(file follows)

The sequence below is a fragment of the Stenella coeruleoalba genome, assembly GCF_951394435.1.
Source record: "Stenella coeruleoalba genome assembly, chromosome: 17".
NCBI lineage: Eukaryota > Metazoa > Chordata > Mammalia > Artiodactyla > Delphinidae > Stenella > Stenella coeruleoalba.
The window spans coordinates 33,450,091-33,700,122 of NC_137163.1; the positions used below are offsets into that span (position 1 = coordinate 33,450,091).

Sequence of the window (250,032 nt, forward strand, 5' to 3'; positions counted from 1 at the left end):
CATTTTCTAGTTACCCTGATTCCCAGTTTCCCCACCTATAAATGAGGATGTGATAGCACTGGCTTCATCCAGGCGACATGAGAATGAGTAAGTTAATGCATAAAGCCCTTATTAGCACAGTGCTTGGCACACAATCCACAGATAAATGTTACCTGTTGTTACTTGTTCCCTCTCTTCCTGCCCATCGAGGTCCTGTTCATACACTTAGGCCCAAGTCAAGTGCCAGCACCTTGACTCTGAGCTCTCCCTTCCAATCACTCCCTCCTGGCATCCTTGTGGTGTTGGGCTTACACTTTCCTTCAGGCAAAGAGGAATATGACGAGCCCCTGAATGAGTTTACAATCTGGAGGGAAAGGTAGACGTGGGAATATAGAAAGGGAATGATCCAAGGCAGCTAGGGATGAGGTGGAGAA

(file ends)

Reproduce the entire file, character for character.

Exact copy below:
The sequence below is a fragment of the Stenella coeruleoalba genome, assembly GCF_951394435.1.
Source record: "Stenella coeruleoalba genome assembly, chromosome: 17".
NCBI lineage: Eukaryota > Metazoa > Chordata > Mammalia > Artiodactyla > Delphinidae > Stenella > Stenella coeruleoalba.
The window spans coordinates 33,450,091-33,700,122 of NC_137163.1; the positions used below are offsets into that span (position 1 = coordinate 33,450,091).

Sequence of the window (250,032 nt, forward strand, 5' to 3'; positions counted from 1 at the left end):
CATTTTCTAGTTACCCTGATTCCCAGTTTCCCCACCTATAAATGAGGATGTGATAGCACTGGCTTCATCCAGGCGACATGAGAATGAGTAAGTTAATGCATAAAGCCCTTATTAGCACAGTGCTTGGCACACAATCCACAGATAAATGTTACCTGTTGTTACTTGTTCCCTCTCTTCCTGCCCATCGAGGTCCTGTTCATACACTTAGGCCCAAGTCAAGTGCCAGCACCTTGACTCTGAGCTCTCCCTTCCAATCACTCCCTCCTGGCATCCTTGTGGTGTTGGGCTTACACTTTCCTTCAGGCAAAGAGGAATATGACGAGCCCCTGAATGAGTTTACAATCTGGAGGGAAAGGTAGACGTGGGAATATAGAAAGGGAATGATCCAAGGCAGCTAGGGATGAGGTGGAGAA